The term alcoholic is frequently used to describe someone who drinks too much or too often. But having a problem with alcohol doesn’t necessarily make someone an alcoholic. The Diagnostic and Statistical Manual of Mental Disorders outlines the diagnostic criteria for alcoholism. Many might be surprised to learn what classifies as alcoholism (also referred to as an alcohol use disorder). 

Across the nation, millions of Americans struggle with alcohol use disorders to varying degrees of severity. According to the National Institute on Alcohol Abuse and Alcoholism, more than seventeen million American adults (over the age of 18) have alcohol use disorders. Also, close to one million additional Americans between ages twelve and seventeen struggle with an adverse relationship with alcohol. When considering seeking help for alcohol, it is important to remember that alcoholism is not a problem that develops overnight. Alcoholism or an alcohol use disorder develops out of long-term alcohol abuse, and comprehensive addiction treatment is a key component to your journey to sobriety. 

Is Alcohol Addictive?

Yes. In fact, the National Institute on Alcohol Abuse and Alcoholism notes that alcohol is the most commonly used addictive substance in the United States. There are both physical and psychological factors that make alcohol addictive. When you drink alcohol, it triggers the release of dopamine and endorphins in the brain. These chemicals are responsible for producing feelings of pleasure. They also act as natural painkillers in the body. Studies have also shown that genetic factors also contribute to how someone’s body reacts to alcohol and their risk for developing an addiction.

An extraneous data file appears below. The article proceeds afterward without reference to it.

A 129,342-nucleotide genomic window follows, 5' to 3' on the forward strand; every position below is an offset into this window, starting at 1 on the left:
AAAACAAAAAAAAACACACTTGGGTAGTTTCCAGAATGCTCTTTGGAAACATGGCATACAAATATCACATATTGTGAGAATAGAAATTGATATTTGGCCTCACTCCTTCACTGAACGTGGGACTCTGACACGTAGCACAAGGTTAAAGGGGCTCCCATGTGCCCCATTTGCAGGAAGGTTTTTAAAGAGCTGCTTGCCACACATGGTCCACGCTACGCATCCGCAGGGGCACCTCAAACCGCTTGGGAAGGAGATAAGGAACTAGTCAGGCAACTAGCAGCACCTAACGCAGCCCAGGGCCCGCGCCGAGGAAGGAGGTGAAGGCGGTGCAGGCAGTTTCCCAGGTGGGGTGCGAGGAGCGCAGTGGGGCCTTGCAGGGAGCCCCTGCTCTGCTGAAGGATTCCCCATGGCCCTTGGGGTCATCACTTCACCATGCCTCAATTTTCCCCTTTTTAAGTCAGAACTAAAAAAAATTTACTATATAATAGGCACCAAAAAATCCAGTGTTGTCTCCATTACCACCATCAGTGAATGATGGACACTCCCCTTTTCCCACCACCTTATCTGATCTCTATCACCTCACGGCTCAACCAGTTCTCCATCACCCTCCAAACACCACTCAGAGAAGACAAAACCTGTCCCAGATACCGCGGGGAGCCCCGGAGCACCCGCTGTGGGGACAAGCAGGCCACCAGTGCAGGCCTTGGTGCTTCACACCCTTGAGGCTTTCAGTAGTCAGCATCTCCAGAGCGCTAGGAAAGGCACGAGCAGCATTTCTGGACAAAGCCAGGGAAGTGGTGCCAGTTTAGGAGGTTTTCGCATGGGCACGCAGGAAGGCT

Like other addictions, alcohol abuse arises out of behavior, thought patterns, and unhealthy coping patterns. Many people who struggle with chronic pain or symptoms of an undiagnosed (or diagnosed) mental health condition turn to alcohol as a way to dull their symptoms. This form of coping can lead to substance abuse and addiction. The individual turns to alcohol to manage pain and unpleasant symptoms while not realizing alcohol leads to many of those symptoms. 

What Are the Signs of Alcoholism?

There are eleven factors treatment providers use to analyze the presence of an alcohol use disorder. These factors address both the physical and psychological elements of alcohol addiction. When someone struggles with an alcohol use disorder or alcoholism, they will likely experience both physical and psychological effects.  Without addiction treatment that helps the individual address the root causes of their relationship with alcohol, chronic alcohol abuse can quickly devolve into something severe and life-threatening. It is important to understand the warning signs that can help ensure early access to addiction treatment programs and mental health services. Some of the most common signs of alcohol abuse include: 

  • Wanting to drink alone or making excuses for “needing” to drink
  • Increased voluntary isolation from family and friends
  • Sudden mood changes or frequent mood swings
  • Choosing alcohol over essential obligations such as work and family
  • Changes to physical appearance and hygiene
  • Cognitive difficulties such as blackouts or difficulties with memory

How Alcohol Rehab in Redwood City, CA Can Help You Heal

Seeking addiction treatment at an alcohol rehab in Redwood City, CA, can help you learn more about addiction and how changing your thoughts and beliefs about alcohol can lead to sobriety and recovery. At Cal Recovery in Redwood City, California, our compassionate team of addiction treatment professionals will work with you to ensure your treatment plan is designed to meet your specific treatment needs and goals. Alcohol addiction can be challenging and sometimes dangerous to try and overcome alone. If you are ready to begin your journey to sobriety, contact the team at Cal Recovery today to learn more about how we can help you get started. 

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